Can You Commit Burglary Without Intent to Commit a Crime Before-Hand?
By Jonathan Blecher on January 28, 2020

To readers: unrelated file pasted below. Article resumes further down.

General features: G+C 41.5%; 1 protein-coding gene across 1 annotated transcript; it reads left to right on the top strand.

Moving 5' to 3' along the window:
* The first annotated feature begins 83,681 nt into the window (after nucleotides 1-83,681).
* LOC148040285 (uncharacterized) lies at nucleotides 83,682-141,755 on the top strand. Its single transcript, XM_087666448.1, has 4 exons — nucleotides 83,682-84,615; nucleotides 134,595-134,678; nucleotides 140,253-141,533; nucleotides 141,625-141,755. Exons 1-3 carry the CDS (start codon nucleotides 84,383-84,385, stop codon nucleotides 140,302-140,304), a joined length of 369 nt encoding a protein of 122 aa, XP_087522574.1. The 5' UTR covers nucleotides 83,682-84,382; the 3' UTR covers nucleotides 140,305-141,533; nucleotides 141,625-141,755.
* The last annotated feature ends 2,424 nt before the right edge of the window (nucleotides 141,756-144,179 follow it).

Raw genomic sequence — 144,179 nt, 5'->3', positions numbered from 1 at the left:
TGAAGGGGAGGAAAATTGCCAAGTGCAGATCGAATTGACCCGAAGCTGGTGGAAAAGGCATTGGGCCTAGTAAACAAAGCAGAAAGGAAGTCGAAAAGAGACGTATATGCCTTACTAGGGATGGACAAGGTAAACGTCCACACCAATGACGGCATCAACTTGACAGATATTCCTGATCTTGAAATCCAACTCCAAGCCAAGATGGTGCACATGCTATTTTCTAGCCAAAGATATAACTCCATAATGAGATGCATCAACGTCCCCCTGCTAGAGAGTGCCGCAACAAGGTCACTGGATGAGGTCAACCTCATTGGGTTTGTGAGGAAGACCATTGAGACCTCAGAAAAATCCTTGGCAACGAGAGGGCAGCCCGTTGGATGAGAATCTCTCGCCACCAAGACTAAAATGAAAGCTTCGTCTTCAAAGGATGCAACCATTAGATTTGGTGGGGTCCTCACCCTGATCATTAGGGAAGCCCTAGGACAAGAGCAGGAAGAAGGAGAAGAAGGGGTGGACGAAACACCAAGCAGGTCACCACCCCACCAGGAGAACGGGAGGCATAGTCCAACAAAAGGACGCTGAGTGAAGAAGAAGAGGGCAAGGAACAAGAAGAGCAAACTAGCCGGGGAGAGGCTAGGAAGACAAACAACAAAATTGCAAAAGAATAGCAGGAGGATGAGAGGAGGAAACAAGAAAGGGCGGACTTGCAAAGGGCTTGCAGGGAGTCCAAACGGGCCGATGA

Defendant and the victim had two children together. Defendant and the victim were formerly in a relationship, but they broke up before the victim moved into the house where the unlawful entry at the center of this case took place. Although the victim previously had allowed defendant to visit their children at her house, defendant had never lived there, and the victim had made it clear to defendant that he was no longer welcome. On the day in question, defendant came to the house and told the victim that he wanted to shower and talk. She refused to let him inside and made sure to lock all the doors and windows before she left for work, fearing that defendant would try to come in while she was away. After the victim left, defendant broke into the house and destroyed a number of the victim’s possessions, including new television and several lamps. He intentionally cut his arm with a knife, bleeding on various pieces of her living room furniture. Defendant sent the victim text messages with pictures of his bleeding arm as well as messages blaming her for problems in his life. Based on those pictures, the victim realized defendant was in her house. The police were called and arrested defendant. Defendant was eventually charged with, among other things, first-degree burglary constituting domestic violence and second-degree criminal mischief. The question before the Oregon Supreme Court was whether a person commits the crime of first-degree burglary when the person enters a dwelling unlawfully without the intent to commit an additional crime and then develops that intent while unlawfully present in the dwelling. The Supreme Court held that forming the intent to commit an additional crime while unlawfully present after an initial unlawful entry constitutes the first-degree burglary under ORS 164.225. Oregon v. Henderson. December 27, 2019
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